A New Employment Tax?! WHAT?!
Because payroll and payroll taxes aren’t complicated enough, Massachusetts has decided to implement a new payroll tax withholding called PFML. *Insert questionable cheering* While this new program has the potential to be great for employees, it’s posing some fun “little” nuances for employers and payroll companies!
Hahaha DON’T WORRY - Massachusetts will make changes before we know it! And that they did. Below is the most update information.
What is PFML?
A Paid Family and Medical Leave program in Massachusetts
Covered individuals can apply for paid leave benefits beginning January 1st, 2021
Up to 20 weeks of paid medical leave in a calendar year for a serious health condition that doesn't allow them to work.
Up to 12 weeks of paid family leave in a calendar year relating to the birth, adoption, or foster care placement of a child.
Maximum of 26 weeks of paid leave for the calendar year.
Covered Individuals can apply for paid family leave to care for a family member starting July 1, 2021.
Up to 12 weeks of paid family leave to care for a family member with a serious health condition
Benefit is capped at $850/week and is determined by the individuals weekly earnings.
This law will also provide job protection. An employee who has taken paid family or medical leave must be restored to the employee’s previous position or to an equal position, with the same status, pay, employment benefits, length-of-service credit, and seniority as of the date of leave.
How does this impact your business?
Every employer is responsible to withhold and pay the new payroll tax withholding on a quarterly basis. The actual business expense is determined by the total number of covered individuals. If you have 24 or fewer then do NOT have to cover any of the new deduction but can choose to pay some or all of the deduction. If you have 25 or more covered individuals you are required to pay 60% of the medical leave contribution.
What are covered individuals you ask?
Covered individuals are W-2 employees and 1099 contractors who are individuals (residing in and working in Massachusetts) only if they make up more than 50% of your total workforce. To determine what your workforce consists of you’ll need an average of your Massachusetts W-2 employees and a count of the individual 1099 contractors that reside and work in Massachusetts, and that you would be required to issue a 1099 (this does not include businesses that you 1099 only individuals). Massachusetts has made it nearly impossible to have to include these 1099 contractors, but it’s important that you verify your totals.
Let’s Calculate your Average Workforce
Count all employees on the payroll during each pay period for the last 18 months (all employees, including full-time, part-time, seasonal, and unionized). Take the total and divide it by the total number of pay periods. This is your average W-2 employee count.
Now take the total number of 1099 Individuals which reside in MA that you contracted with during each pay period. Divide that number by the number of pay periods you counted. This gives you your average 1099 contractors.
Now add both numbers together! This is your total average workforce.
Let’s Decide who your covered individuals are!
Take your number of 1099s from above and divide by your total average workforce and multiple by 100. Is this number 50% or higher? If so, you must include your individual 1099 contractors in your covered individuals. If not, your covered individuals are only your W-2 employees.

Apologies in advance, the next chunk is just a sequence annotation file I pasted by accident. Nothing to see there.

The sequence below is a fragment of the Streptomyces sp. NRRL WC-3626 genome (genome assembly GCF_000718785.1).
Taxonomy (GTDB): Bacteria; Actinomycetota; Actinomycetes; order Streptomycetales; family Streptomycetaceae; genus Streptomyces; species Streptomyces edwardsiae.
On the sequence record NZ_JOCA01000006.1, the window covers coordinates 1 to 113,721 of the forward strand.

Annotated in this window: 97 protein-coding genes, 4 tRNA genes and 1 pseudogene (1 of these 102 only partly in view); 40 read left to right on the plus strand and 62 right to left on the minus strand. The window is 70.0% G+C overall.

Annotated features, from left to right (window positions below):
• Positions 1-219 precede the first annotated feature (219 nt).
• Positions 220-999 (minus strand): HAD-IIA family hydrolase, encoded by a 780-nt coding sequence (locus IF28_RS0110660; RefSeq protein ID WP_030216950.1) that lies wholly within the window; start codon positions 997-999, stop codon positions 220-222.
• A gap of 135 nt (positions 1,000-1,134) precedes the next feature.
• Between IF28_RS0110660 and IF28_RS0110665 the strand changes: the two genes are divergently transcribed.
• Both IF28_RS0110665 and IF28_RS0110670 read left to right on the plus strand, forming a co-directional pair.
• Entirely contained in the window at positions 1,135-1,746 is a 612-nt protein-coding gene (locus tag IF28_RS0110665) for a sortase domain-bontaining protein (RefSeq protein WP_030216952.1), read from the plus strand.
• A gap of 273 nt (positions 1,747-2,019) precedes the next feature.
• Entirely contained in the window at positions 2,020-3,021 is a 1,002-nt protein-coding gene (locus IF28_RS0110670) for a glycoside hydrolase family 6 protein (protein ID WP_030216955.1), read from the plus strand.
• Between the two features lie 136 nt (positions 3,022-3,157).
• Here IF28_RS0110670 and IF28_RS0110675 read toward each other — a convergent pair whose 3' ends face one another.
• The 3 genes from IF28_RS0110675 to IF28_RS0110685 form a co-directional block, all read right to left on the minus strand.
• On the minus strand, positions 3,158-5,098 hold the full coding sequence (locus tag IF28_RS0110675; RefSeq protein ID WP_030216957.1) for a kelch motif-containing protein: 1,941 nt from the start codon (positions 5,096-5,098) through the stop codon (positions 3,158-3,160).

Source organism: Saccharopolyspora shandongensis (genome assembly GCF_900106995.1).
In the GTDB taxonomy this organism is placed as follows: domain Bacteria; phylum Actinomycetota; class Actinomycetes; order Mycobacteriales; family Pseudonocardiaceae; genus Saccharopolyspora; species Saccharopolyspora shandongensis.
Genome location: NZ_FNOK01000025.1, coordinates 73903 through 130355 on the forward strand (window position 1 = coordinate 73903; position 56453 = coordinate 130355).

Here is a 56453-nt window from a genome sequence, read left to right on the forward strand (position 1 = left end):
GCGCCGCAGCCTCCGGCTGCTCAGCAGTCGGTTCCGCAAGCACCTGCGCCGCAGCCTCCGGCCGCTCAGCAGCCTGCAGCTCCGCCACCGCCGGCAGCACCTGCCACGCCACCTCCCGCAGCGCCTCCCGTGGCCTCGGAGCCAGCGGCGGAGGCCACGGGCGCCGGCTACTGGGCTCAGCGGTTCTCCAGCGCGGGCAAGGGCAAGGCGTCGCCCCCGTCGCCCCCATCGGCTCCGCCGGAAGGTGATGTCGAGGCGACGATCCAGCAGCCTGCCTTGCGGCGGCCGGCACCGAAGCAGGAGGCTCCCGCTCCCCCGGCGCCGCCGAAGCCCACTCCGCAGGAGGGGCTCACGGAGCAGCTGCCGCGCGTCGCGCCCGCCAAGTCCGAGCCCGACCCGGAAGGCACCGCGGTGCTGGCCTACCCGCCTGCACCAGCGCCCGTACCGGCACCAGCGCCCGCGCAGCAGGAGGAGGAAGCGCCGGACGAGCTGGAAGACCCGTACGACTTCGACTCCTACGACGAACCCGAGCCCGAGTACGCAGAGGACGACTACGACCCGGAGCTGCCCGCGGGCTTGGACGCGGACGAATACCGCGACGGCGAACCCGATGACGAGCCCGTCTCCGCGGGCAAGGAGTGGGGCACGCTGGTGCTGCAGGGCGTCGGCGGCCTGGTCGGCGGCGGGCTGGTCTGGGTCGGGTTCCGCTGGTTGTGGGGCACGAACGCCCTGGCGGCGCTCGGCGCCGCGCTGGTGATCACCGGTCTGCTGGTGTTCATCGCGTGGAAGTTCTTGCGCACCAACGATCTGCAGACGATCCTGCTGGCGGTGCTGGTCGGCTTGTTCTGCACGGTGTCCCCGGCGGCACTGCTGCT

What are you responsible to pay?
The total contribution is 0.62% of gross wages (up to $132,900/year in wages), which they have broken into 2 components:
0.62% Medical Leave
0.13% Family Leave
From the calculation above - if you have 25 or more covered individuals, you are responsible for 60% of the .62% medical leave and your employees are responsible for the remaining 40% of the medical leave plus 100% of the .13% Family leave. You can choose to pay more or all on behalf of the covered individuals.
If you have 24 or fewer covered individuals, you are not responsible for any portion of this contribution. However you are responsible to withhold 40% of the .62% and 100% of the .13% and remit this payment to the state of Massachusetts. If you so wish you can choose to pay a portion (or all) of the employees portion if you would like to as a benefit to your employees. (Yes, this means the 60% you would be responsible for with 25+ covered individuals “doesn’t exist”)
You may ask “How will I file and pay this?” - Good question, the state hasn’t really decided yet! Don’t worry, we’ll let you know when we know! What we do know is that the first “file and pay” will be due by January 30th, 2020 and will be through MassTaxConnect. It is likely that your payroll processing company will file this, but be aware that if you have to include subcontractors in the filing, you will need to file an amended return as the payroll company does now know these numbers.
Check out this handy calculator the state has provided for us! We don’t say this too often, but the state has provided something pretty helpful!
If 1099 subcontractors are included in your covered individual count, you must either withhold the percentages from the payment to them, or cover the contribution on their behalf.
Important Dates to Remember
September 30, 2019 - you must provide written notice to all existing staff about the program and capture their acknowledgment. The PFML Notice to Employees can be found here.
September 30, 2019 - you must post the MA Paid FMLA Poster next to your existing Labor Laws poster, we recommend you do this ASAP so you don’t forget!
October 1, 2019 - ensure contributions are being calculated in payroll and appropriately reported.
January 30, 2020 - first filing and payment is due. You can begin filing and paying beginning January 1st, 2020
January 1, 2021 - most benefits available
July 1, 2021 - most benefits available